In fact, checking email is like everything else: a process. How you evaluate and handle (delete vs. archive vs. forward vs. respond) e-mail is just a series of questions you ask yourself, whether consciously or subconsciously. I have a document called “Tim Ferriss Processing Rules,” to which my assistants add rules when I send them via e-mail with “ADD TO RULES” in the subject. Over the course of a week or two with a virtual assistant (VA), you will end up with an externalized set of rules that reflect how your brain processes email. It often shows you how haphazard your processing is. I’ve included my “rules” at the bottom of this post to save you some time.
A few tips:
1. Setting appointments and meetings takes a lot of time. Have you assistant set things up for you in Google Calendar. I use input my own items via my Palm Z22 or iCal, then use Spanning Sync and Missing Sync for Palm OS to sync everything. On my uberlight Sony VAIO, which I still use for travel, I use CompanionLink for Google Calendar. I suggest batching meetings or calls in one or two set days, with 15 minutes between appointments. Scattering them throughout the week at odd times just interrupts everything else.
2. If you jump in your assistant’s inbox and answer anything, BCC them (probably your own address) so they are aware that you handled it.
3. Expect small problems. Life is full of compromises, and it’s necessary to let small bad things happen if you want to get huge good things done. There is no escape. Prevent all problems and get nothing done, or accept an allowable level of small problems and focus on the big things. I highly recommend reading my short article on “The Art of Letting Bad Things Happen” before outsourcing your e-mail.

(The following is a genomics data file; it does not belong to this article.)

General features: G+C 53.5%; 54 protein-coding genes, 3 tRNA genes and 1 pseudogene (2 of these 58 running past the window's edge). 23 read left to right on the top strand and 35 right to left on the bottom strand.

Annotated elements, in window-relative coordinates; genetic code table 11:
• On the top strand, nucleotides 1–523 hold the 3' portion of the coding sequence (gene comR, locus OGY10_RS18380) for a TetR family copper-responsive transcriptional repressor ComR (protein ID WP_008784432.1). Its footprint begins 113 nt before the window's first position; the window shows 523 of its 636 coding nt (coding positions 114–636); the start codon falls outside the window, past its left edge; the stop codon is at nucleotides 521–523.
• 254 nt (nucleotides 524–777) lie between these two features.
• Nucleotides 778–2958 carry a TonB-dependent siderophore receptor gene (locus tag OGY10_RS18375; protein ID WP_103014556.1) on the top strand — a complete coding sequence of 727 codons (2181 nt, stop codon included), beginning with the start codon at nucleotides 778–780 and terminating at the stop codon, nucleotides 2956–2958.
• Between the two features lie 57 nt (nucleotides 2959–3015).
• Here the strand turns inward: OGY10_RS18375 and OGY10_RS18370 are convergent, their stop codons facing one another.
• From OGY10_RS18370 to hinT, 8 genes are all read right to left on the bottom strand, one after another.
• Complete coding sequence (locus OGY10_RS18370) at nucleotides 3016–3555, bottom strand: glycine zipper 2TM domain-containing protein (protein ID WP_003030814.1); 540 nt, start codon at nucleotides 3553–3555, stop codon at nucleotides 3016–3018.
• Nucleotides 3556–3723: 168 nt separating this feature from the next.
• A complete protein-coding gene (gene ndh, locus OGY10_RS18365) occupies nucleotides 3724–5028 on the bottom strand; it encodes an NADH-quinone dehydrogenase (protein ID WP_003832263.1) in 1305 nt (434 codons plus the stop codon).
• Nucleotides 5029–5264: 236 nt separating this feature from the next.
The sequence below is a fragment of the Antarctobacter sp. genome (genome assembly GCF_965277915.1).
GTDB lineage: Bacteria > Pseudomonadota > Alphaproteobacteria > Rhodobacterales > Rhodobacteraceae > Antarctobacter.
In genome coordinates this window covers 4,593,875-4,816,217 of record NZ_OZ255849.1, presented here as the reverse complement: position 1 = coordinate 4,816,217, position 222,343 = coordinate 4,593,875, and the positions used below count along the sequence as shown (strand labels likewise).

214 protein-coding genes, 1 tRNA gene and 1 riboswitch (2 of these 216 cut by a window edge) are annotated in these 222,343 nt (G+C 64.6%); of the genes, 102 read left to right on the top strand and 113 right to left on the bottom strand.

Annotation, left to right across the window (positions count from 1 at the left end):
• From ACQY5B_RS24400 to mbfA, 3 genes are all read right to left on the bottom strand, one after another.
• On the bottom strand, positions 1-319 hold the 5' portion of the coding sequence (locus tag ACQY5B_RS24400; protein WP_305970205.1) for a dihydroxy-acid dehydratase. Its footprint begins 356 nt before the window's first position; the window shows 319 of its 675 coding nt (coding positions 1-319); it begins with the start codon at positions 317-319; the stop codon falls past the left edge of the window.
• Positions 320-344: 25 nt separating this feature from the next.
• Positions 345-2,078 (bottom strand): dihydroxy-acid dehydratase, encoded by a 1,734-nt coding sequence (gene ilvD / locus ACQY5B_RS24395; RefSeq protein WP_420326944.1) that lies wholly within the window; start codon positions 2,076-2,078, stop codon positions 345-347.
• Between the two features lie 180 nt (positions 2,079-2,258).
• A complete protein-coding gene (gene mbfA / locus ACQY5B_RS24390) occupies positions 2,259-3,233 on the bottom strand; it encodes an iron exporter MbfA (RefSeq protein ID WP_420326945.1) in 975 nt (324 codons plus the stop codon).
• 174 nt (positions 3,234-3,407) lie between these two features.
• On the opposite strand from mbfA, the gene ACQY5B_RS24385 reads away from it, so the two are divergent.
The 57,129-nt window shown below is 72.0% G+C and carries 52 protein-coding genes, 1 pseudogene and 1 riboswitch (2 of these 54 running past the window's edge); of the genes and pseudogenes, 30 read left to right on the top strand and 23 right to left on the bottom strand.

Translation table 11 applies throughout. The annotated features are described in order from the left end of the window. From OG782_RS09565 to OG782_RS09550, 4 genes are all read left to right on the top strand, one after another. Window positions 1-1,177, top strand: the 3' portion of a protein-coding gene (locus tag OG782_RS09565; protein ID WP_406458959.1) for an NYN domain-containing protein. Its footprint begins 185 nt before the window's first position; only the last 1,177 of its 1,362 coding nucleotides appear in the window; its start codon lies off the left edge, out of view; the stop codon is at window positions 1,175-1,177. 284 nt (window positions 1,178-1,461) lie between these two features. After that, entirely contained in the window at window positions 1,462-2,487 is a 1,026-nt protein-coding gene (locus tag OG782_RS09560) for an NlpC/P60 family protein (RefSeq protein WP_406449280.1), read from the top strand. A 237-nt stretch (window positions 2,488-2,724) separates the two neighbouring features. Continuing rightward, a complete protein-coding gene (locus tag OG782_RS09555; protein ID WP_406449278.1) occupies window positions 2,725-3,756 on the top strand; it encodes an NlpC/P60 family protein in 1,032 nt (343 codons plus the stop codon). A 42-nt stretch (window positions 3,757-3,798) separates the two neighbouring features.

Ready to jump in and test the holy grail? Here are the steps:
1. Determine exactly which accounts you will use and how you want them to respond to (or just categorize or purge) email for you
2. Find a virtual assistant. See “The Personal Outsourcing Olympics: Bangalore Butler or American Assistant?” and “Extreme Personal Outsourcing” for tips and providers.
3. Test for reliability before skill-set. Have the top three candidates do something on tight deadline (24 hours) before hiring them and letting them in your inbox.
4. Use a probationary period of 2-4 weeks to test the waters and work out the problems. Again: there will be problems. It will take a good 3-8 weeks to get to real smooth sailing.
5. Design your ideal lifestyle and find something to do other than let your brain fester in the inbox. Fill the void.
TIM FERRISS PROCESSING RULES
[Note the Q&A format — some of the questions are my standard points for VAs, some have been added by my assistant, who put together this document.]
Google G-mail Account:
Reader Only Resources:
http://fourhourworkweek.com/wms/members/members.php >> PASSWORD FOR READERS ONLY IS: XXXX
[I often have exec-level assistants manage 4-5 other “sub-VAs” who handle certain repetitive tasks, often at half the exec VA’s hourly rate. The exec VA takes on an office manager or, in some cases, COO-level function.]